Baked Fish with Lemon Cream Sauce (One Baking Dish!)

A tremendous quick-restoration dinner – baked fish in a lemon cream sauce, all made in ONE PAN! Don’t allow the short aspect list fool you, this tastes so excellent! The key to the tasty sauce is the fish juices that leeches out even as baking and is largely the broth for the sauce!

Baked Fish with Lemon Cream Sauce (One Baking Dish!)
Baked Fish with Lemon Cream Sauce (One Baking Dish!)


  • 4 x 150- 180g / 5 – 6 oz fish fillets , about 1.5cm / 1/2″ thick, skinless and boneless (Note 1)
  • 50 g / 4 tbsp unsalted butter
  • 1/4 cup heavy / thickened cream (See Note 2 for sub-options)
  • 1 – 2 garlic cloves, minced
  • 1 tbsp Dijon mustard
  • 1 1/2 tbsp lemon juice
  • Salt & pepper
  • 1 1/2 tbsp finely chopped shallots, white part only (Note 3)
  • Fresh parsley and lemon slices, to serve


  • Preheat oven to 200C / 390F (all ovens).
  • Place fish in a baking dish – ensure the fish isn’t crammed in too snugly. See the video or photos in the post. Sprinkle both sides of fish with salt and pepper.
  • Place butter, cream, garlic, mustard, lemon juice, salt and pepper in a microwave proof jug or bowl. Microwave in 2 x 30-sec bursts, stirring in between, until melted and smooth.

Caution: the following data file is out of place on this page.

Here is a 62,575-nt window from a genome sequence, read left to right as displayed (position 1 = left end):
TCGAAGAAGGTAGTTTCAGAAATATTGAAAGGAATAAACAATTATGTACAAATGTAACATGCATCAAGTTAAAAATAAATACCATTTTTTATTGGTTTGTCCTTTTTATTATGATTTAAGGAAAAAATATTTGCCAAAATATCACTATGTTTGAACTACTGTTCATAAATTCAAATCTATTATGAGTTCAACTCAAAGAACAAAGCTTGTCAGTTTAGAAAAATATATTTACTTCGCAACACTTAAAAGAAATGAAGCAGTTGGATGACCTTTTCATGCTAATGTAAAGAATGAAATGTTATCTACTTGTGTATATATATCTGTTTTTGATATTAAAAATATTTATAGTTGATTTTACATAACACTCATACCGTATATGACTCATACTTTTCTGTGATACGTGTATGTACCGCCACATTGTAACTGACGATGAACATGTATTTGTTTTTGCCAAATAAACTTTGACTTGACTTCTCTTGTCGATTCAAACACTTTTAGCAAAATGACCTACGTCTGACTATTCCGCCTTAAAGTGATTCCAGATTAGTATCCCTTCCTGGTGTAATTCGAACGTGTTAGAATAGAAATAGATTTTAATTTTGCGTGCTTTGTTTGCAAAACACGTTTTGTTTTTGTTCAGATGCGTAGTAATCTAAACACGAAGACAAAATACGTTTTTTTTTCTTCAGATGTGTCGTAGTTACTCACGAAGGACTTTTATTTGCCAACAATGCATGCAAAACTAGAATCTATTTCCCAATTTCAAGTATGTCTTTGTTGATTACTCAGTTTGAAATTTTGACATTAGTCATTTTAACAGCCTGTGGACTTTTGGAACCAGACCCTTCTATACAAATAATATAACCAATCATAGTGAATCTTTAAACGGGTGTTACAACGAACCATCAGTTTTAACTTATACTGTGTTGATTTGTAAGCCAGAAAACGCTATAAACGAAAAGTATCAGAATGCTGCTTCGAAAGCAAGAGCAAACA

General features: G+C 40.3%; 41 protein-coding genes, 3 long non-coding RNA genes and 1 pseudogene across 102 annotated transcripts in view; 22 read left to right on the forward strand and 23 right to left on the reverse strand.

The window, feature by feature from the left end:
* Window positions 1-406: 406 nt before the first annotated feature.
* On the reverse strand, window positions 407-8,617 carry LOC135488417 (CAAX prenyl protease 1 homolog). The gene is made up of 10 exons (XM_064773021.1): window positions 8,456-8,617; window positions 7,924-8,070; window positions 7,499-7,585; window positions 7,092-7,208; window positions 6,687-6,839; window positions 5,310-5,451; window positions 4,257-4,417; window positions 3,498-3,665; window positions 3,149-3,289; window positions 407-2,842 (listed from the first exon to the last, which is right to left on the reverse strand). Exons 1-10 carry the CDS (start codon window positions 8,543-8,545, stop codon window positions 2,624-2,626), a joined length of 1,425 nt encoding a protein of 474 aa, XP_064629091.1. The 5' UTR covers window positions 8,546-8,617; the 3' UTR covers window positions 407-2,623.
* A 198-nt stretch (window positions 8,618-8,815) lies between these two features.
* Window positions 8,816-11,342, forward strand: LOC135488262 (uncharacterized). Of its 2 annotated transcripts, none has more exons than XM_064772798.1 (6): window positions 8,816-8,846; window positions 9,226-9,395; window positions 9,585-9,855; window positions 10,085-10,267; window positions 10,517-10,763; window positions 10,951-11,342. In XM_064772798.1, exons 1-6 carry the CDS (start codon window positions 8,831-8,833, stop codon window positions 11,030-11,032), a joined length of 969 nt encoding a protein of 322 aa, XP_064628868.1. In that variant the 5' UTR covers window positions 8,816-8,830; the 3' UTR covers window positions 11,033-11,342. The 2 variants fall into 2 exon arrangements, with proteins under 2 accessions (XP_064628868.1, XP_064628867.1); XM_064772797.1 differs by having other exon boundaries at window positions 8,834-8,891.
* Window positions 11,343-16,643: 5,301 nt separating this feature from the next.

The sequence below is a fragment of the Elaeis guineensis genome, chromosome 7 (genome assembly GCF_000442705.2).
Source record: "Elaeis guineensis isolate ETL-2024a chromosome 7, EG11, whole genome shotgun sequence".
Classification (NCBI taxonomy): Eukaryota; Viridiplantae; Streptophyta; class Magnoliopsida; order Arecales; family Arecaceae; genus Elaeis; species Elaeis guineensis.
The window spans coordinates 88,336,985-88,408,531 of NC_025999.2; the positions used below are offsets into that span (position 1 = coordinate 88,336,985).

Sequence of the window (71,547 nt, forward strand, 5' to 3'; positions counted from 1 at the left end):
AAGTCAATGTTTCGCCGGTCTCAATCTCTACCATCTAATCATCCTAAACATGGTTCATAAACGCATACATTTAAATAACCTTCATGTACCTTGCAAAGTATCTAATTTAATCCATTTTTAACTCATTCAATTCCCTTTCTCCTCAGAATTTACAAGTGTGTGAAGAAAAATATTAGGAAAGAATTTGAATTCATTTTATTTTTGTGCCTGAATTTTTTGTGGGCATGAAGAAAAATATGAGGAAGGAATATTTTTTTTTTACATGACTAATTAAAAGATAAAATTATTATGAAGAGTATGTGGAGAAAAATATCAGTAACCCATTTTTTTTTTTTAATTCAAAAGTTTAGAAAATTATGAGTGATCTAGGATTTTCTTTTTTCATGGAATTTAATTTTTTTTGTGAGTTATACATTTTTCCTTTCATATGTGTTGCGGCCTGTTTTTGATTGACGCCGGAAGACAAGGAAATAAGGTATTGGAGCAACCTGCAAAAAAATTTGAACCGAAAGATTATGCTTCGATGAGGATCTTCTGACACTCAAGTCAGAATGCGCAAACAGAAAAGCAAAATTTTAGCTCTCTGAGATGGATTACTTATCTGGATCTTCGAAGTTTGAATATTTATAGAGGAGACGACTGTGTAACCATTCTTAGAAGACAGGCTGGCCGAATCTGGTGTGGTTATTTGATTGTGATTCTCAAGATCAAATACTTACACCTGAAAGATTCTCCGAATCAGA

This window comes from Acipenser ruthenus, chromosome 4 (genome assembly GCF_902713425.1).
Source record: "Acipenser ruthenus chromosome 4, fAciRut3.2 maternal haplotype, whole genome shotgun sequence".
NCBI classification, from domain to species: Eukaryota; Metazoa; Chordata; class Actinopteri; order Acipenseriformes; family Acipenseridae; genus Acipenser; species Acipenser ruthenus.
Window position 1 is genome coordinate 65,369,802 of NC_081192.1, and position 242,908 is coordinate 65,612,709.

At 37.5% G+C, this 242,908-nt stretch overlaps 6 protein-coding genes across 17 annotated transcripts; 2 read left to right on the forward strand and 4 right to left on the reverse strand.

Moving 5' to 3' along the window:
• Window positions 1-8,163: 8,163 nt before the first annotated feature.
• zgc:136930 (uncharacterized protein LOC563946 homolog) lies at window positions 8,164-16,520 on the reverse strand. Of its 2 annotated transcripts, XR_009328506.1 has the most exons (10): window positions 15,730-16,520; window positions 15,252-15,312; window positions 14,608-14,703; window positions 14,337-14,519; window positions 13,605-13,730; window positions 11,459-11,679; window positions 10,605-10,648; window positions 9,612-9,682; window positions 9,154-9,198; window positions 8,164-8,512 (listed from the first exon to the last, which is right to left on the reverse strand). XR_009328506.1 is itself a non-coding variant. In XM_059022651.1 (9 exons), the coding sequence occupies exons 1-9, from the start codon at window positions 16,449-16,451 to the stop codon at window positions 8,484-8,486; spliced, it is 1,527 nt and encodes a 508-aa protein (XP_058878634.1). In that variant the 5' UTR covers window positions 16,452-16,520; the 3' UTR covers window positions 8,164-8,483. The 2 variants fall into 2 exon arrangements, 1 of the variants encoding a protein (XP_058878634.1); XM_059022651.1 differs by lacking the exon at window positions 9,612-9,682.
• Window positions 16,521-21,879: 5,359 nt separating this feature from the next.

• Sprinkle fish with shallots, then pour over the sauce.
  • Bake for 10 – 12 minutes, or until fish is just cooked. Remove from oven and transfer fish to serving plates. Spoon over the sauce, and garnish with parsley and lemon wedges if using.

 Recipe Notes:

1. Fish – Any fillets or cutlets/steaks about 1.5 – 2 cm / 1/2 / 4/5″ thick will work great with this because they cook quickly in the oven. Great for: Ling (pictured), Tilapia, Snapper, Barramundi, Silver Dory, John Dory, Basa, Hokki, Perch, FlatheadOK for very lean fish like Swordfish, tuna (sauce adds richness!) but be VERY careful about not overcooking the fish.Not great for:

  • salmon (too fatty, sauce splits)
  • very thin delicate fish like flounder, Dover Sole
  • small whole fish like sardines or mackerel 

If using thicker fish fillets that take longer to cook, you might need to thin the sauce out a bit at the end with a tiny bit of water. Frozen fish – thaw completely, PAT DRY with paper towels to remove as much excess water as possible. Chances are, your sauce will be a little thin for your liking because frozen fish drops so much more liquid than fresh – see Note 4 for how to fix this. 2. Healthier options – the cream can be substituted with evaporated milk which is still quite nice. If swapping with light cream, increase mustard by 2 tsp.3. Eschallots – the small onions, also called French Onions. Sub with the white part of green onions or really finely minced normal onions. Adds a little something-something to the sauce so don’t leave it out!4. Sauce – not intended to be thick and gravy-like. It is a light lemon cream sauce, suited to fish. However, it should not be watery. Sauce consistency will differ depending on the fish that you use – different fish leech different amounts of water while baking. If you really want to thicken the sauce, just take the fish out of the baking dish and return the pan to the oven for a few minutes (it will thicken quickly so keep an eye on it!)5. Nutrition per serving, assuming 180g/6 oz white fish fillets like John Dory/Tilapia are used and that all sauce is consumed.

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